My mother had a special way of approaching the presence of illness and suffering in her life. She often remarked that the traditional saying 'God never gives a cross without the back to bear it' was wrong. She insisted that it ought to say 'God never gives a cross without the backs to bear it' for it is only by standing shoulder to shoulder that can we carry the crosses which come our way from the Lord. Indeed, quite often it is the shoulders of the sick persons themselves who help us to carry the cross together. Often it is the sick who bless us with their courage, tenacious faith and enduring hope.
On Wednesday this week, we begin the time of Lent in which we try to follow more closely Our Blessed Lord, especially in the sufferings he bore for us. This longer season of 'Called to Serve the Sick', can start by our looking again, during Lent, at how we care for those who are going through a time of illness, or indeed whose lives are coming to an end. It asks us to see beyond all the necessary practical help and medical care to the very soul of the person, seeing them as a precious daughter or son of our Heavenly Father, making their way to him, coming closer, step-by-step, with Christ himself. As Cardinal Hume said: 'The journey to heaven always goes over the hill of Calvary.' We can make that journey together.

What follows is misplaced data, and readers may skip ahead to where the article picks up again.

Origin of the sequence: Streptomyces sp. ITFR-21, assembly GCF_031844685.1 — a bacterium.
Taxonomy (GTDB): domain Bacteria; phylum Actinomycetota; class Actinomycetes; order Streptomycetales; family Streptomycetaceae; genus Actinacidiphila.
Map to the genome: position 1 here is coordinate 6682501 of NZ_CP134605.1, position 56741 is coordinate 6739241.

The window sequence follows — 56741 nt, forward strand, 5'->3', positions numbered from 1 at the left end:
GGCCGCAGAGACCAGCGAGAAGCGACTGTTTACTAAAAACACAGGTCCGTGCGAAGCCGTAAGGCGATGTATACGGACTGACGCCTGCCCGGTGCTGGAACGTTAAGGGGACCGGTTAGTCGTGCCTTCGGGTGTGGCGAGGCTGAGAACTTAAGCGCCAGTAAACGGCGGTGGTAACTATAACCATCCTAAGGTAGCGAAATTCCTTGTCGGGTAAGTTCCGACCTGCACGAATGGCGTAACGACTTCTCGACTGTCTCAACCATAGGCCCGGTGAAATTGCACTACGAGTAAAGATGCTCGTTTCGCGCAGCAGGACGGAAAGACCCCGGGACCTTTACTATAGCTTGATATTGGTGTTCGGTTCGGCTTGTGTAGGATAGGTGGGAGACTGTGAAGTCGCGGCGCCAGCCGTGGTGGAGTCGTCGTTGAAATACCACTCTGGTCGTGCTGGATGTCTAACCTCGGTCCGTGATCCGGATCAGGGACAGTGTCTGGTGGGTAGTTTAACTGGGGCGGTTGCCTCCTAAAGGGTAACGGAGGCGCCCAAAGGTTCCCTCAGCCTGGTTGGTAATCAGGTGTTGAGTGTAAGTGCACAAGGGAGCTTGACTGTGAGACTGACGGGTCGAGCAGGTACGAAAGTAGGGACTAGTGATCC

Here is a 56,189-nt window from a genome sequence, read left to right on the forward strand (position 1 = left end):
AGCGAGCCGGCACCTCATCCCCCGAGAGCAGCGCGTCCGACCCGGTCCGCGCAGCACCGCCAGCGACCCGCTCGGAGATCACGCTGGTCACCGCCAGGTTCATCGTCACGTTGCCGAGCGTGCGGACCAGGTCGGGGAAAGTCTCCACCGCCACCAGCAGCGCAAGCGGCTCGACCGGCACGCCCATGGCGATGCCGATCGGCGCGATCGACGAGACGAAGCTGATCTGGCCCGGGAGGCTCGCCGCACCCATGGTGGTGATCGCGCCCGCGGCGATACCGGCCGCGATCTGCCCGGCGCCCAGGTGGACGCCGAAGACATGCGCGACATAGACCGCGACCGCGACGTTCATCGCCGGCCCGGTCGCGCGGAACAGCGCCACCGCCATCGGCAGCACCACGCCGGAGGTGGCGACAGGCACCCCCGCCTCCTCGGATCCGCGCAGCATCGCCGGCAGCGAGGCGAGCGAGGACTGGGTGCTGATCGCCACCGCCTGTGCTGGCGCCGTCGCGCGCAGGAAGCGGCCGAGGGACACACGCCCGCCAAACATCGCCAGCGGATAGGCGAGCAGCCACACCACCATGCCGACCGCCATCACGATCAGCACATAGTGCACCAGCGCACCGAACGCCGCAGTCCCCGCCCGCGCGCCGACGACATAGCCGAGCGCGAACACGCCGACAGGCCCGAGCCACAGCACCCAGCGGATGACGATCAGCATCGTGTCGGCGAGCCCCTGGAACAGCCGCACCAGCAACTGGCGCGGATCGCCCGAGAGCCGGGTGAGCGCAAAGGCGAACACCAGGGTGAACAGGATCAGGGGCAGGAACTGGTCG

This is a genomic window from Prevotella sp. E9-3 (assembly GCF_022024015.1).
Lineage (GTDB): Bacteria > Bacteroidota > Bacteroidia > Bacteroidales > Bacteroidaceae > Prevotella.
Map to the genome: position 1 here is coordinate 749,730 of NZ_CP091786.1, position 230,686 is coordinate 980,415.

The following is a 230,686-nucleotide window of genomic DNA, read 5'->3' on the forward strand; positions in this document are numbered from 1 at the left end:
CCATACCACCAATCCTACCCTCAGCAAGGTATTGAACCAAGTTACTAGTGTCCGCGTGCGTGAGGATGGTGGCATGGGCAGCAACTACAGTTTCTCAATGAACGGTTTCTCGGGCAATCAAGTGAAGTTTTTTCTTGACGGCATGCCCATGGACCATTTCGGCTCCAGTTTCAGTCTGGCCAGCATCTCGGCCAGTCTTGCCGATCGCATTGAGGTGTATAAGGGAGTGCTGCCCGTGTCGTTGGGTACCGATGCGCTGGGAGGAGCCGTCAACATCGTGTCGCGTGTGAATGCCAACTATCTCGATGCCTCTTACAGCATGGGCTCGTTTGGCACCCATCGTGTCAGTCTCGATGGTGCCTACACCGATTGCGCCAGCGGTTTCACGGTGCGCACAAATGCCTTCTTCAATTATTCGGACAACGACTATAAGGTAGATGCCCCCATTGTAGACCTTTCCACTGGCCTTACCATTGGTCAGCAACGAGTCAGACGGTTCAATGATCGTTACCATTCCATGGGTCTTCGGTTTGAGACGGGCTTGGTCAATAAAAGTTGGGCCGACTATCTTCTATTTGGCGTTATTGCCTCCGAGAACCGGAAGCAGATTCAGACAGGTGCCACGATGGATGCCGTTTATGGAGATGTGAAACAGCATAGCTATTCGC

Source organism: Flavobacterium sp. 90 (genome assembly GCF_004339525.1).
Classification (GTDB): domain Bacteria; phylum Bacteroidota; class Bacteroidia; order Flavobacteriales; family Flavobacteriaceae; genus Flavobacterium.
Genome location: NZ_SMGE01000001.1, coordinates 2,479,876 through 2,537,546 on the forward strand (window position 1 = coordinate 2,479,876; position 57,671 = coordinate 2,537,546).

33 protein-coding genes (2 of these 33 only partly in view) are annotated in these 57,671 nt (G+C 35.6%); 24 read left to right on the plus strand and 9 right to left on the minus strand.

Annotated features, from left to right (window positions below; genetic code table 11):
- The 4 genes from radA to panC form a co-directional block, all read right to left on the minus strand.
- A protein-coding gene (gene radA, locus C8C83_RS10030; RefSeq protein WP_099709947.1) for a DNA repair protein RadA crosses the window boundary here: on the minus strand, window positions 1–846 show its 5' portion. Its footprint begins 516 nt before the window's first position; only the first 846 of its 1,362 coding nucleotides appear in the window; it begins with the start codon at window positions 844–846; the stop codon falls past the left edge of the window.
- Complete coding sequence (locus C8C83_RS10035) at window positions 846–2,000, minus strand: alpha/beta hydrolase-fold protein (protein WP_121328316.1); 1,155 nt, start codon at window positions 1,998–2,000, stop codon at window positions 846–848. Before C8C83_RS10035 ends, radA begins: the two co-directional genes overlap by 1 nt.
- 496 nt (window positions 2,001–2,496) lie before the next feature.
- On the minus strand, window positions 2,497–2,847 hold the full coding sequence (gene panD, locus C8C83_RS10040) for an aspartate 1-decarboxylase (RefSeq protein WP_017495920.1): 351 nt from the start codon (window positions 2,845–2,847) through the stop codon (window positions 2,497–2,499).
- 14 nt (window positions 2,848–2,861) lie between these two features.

Please do look out for the steps and events of this season. Please do make a renewed effort to remember the sick and the dying in your prayers. Please do not turn your back on them, simply handing them over to professional care, important though that care is. The mystery of the gift of life in each one of us becomes more precious at such times. Let us treasure and serve that mystery, for it is the mystery of God himself.
X Cardinal Vincent Nichols
Archbishop of Westminster